|Schneider, William - Bill|
Submitted to: American Society for Virology Meeting
Publication Type: Abstract Only
Publication Acceptance Date: 3/1/2002
Publication Date: 6/20/2002
Citation: N/A Interpretive Summary:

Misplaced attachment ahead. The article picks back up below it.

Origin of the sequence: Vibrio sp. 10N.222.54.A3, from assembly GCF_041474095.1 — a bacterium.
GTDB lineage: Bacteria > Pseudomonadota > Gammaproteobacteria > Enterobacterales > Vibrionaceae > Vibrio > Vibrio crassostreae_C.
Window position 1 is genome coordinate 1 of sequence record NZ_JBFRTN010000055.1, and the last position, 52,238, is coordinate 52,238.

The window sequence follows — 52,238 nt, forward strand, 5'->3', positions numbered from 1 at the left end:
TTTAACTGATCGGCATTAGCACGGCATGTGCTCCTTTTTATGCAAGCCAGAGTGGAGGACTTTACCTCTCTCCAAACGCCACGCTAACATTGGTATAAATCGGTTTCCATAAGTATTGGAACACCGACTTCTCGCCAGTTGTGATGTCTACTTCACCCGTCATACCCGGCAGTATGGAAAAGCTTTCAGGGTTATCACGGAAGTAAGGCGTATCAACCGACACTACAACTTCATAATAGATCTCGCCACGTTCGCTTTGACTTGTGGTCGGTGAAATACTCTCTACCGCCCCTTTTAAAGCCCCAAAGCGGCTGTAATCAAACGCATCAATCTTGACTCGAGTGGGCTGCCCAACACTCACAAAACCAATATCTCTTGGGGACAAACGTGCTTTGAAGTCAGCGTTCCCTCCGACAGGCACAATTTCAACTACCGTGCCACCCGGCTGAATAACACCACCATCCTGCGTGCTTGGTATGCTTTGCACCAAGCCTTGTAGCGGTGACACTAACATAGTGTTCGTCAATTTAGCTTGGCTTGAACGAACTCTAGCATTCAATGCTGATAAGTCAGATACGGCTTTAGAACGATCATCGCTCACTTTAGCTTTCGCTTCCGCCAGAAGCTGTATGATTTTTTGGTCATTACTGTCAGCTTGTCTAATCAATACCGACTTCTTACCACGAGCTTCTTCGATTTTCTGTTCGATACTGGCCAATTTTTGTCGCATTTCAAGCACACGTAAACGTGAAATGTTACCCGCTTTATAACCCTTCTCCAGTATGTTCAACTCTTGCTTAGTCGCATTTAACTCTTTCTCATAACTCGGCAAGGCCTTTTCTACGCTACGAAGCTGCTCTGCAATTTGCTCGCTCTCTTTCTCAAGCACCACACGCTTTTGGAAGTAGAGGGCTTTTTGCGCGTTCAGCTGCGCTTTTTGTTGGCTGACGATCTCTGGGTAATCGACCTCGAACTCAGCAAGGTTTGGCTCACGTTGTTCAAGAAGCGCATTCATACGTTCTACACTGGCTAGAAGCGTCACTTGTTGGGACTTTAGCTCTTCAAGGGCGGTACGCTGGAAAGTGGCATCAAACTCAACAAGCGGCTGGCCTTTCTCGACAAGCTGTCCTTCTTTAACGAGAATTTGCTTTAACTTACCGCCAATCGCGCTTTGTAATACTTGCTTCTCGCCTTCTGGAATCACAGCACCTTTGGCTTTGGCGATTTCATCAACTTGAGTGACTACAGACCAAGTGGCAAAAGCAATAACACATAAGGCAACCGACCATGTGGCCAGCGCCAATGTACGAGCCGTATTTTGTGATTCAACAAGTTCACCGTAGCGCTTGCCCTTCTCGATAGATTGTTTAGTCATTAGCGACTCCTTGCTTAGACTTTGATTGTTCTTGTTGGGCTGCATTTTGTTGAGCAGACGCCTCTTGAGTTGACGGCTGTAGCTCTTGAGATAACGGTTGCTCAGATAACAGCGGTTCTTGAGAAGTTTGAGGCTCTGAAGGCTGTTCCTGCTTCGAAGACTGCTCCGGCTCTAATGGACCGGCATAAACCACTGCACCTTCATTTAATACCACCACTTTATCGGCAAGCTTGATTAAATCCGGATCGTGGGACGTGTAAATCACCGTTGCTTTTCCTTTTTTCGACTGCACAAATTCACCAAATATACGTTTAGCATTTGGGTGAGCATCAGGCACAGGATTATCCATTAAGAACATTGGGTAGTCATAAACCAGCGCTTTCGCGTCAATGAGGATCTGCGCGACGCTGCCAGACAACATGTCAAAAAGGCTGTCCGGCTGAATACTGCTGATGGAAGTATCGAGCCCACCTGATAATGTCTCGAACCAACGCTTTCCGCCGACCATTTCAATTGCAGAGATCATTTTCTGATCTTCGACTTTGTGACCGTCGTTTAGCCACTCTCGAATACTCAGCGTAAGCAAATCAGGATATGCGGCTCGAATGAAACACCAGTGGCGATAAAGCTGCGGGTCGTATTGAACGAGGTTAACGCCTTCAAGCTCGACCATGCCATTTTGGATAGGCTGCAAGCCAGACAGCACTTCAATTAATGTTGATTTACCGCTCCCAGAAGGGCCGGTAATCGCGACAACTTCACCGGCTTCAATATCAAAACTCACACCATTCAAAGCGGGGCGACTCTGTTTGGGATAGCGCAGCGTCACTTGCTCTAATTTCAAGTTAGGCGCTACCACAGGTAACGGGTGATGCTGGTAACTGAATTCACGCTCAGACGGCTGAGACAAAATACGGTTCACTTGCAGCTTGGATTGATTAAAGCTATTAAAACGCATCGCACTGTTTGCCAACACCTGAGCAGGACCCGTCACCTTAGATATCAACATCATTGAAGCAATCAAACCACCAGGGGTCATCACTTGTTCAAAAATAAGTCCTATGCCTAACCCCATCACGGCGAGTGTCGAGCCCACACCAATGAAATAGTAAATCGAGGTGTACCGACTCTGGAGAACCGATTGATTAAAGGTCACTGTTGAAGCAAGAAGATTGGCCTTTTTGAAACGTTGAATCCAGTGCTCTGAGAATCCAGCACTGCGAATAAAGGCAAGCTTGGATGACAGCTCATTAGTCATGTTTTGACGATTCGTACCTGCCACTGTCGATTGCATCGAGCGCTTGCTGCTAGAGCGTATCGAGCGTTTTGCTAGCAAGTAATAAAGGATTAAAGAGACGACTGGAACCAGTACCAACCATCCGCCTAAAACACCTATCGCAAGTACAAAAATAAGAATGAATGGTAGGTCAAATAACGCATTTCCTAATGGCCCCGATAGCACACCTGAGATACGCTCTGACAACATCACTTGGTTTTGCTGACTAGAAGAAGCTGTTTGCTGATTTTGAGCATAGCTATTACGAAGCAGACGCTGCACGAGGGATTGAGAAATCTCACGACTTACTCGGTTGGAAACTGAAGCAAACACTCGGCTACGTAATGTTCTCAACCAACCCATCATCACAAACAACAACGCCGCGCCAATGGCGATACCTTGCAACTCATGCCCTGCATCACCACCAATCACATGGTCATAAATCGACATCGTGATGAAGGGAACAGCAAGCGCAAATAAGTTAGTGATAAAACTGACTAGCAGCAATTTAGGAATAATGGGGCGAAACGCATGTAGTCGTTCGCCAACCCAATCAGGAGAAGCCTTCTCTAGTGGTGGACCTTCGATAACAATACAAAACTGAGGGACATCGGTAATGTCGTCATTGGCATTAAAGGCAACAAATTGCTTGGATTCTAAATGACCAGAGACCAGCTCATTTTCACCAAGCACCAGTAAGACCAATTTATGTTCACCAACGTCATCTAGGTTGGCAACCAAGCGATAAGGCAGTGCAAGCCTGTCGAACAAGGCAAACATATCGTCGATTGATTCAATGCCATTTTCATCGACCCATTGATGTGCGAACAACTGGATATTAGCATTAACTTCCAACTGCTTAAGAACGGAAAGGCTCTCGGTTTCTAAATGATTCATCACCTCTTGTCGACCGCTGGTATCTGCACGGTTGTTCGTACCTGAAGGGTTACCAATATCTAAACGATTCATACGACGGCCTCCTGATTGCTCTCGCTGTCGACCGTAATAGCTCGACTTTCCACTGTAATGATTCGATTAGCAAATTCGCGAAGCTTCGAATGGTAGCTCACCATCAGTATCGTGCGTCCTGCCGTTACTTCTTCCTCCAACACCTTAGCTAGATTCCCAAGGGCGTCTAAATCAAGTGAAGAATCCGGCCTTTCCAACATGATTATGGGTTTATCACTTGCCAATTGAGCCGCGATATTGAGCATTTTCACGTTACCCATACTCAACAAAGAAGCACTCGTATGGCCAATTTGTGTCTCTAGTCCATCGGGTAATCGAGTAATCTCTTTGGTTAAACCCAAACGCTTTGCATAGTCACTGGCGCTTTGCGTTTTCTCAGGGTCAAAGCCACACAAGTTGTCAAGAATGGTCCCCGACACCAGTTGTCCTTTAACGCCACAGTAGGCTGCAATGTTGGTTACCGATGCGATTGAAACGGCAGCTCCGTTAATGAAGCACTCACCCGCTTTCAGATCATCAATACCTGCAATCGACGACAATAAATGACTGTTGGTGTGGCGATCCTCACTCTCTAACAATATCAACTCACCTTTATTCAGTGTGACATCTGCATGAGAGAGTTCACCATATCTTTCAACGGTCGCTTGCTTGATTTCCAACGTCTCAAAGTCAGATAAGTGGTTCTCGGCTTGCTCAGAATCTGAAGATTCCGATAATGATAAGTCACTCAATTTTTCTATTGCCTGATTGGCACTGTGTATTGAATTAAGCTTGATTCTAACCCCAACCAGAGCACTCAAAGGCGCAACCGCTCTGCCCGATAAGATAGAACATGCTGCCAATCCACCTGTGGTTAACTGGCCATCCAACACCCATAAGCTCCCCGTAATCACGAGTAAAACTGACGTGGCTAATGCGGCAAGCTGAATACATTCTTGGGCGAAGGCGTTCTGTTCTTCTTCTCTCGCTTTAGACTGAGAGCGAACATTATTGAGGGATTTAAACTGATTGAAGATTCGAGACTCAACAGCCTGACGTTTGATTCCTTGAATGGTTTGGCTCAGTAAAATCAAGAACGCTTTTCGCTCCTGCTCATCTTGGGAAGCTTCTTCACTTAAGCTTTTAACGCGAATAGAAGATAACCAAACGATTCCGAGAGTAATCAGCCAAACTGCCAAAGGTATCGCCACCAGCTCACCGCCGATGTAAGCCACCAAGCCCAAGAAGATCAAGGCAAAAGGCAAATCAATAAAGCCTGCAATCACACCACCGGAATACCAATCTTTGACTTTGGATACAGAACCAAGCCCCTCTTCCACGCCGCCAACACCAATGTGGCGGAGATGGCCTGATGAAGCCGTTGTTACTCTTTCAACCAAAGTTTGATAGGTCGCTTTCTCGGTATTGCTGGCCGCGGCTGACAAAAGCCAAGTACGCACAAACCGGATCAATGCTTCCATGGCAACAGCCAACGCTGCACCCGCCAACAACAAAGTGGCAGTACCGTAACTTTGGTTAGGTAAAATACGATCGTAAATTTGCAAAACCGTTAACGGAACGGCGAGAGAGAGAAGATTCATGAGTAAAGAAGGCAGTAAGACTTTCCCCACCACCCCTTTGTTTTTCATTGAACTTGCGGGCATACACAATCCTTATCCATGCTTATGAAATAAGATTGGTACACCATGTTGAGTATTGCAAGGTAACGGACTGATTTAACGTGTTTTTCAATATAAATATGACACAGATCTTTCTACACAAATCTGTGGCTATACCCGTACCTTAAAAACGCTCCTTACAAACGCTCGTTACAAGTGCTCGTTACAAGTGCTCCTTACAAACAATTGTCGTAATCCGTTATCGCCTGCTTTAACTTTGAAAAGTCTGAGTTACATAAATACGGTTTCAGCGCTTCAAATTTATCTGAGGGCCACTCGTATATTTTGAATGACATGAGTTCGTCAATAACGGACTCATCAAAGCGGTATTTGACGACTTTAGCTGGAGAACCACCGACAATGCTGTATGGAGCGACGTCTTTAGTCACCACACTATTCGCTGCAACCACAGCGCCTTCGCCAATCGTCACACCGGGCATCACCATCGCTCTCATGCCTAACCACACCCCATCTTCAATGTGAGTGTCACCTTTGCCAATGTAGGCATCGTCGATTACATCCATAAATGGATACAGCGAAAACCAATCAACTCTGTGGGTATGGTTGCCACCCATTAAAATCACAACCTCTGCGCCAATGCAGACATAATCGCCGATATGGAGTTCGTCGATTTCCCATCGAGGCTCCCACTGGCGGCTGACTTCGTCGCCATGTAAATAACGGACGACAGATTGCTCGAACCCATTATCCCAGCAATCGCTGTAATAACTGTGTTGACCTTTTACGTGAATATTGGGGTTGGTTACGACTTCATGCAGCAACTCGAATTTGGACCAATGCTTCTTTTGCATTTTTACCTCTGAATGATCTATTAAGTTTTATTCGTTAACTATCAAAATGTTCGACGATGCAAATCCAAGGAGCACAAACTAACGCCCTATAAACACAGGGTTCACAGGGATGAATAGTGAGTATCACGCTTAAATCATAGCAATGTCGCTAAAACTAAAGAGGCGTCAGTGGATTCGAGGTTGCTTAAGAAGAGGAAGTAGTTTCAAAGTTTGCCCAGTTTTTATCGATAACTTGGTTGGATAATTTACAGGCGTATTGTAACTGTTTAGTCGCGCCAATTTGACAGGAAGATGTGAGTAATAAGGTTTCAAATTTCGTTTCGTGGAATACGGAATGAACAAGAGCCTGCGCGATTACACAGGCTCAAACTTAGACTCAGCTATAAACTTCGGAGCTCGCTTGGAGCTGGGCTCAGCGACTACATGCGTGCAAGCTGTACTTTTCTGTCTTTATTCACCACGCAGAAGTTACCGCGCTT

Technical Abstract: RNA viruses can exist as diverse populations known as quasispecies. The level of diversity (quasispecies cloud size) is characteristic for a give virus-host system. Previously w examined the quasispecies cloud size of Fny-CMV in Nicotiana tabacum as well as several other host species. Here we analyze Fny-CMV populations in transgenic N. tabacum expressing the replicase components 1a and 2a of Fny-CMV to determine if a transgenically expressed replicase would generate a quasispecies that differed from the wt virus quasispecies. Plants were inoculated with transcripts of either RNAs 1, 2 and 3 (the complete viral genome), or RNA 3 alone. The level of diversity was measured by sequence analysis of 1200 nucleotides from about 15 cDNA clones of each population. Both mutation frequency and bias were examined. The populations generated by the transgenic replicase differed from those generated by the wt virus. These studies have important implications Eight species of aphids collected from a peach orchard in Adams Co., PA, were tested for their ability to transmit two Pennsylvania isolates of plum pox potyvirus recovered from infected trees in Adams (PPV-R1) or Franklin Co. (PPV-FF). Clones of each aphid species were reared on herbaceous host plants. Several acquisition and inoculation protocols were tested to enhance non-persistent transmission of PPV. Four species, Myzus persicae, Brachycaudus persicae, Aphis spiraecola, and A. fabae consistently transmitted PPV. Rhopalosiphum padi transmitted occasionally, and Macrosiphum euphorbiae, A. pisum and A. glycines did not transmit PPV in replicated tests. M. persicae and B. persicae consistently transmitted PPV to peach seedlings from mature peach fruits collected from ELISA positive trees in orchards. Results prove that PA isolates of PPV can be transmitted by aphid species occurring in Prunus orchards and verifies the ability of these aphids to transmit PPV from infected fruits for the use of transgenically expressed virus-induced resistance and the effect that wide spread dissemination of such plants may have on the evolution of plant viruses.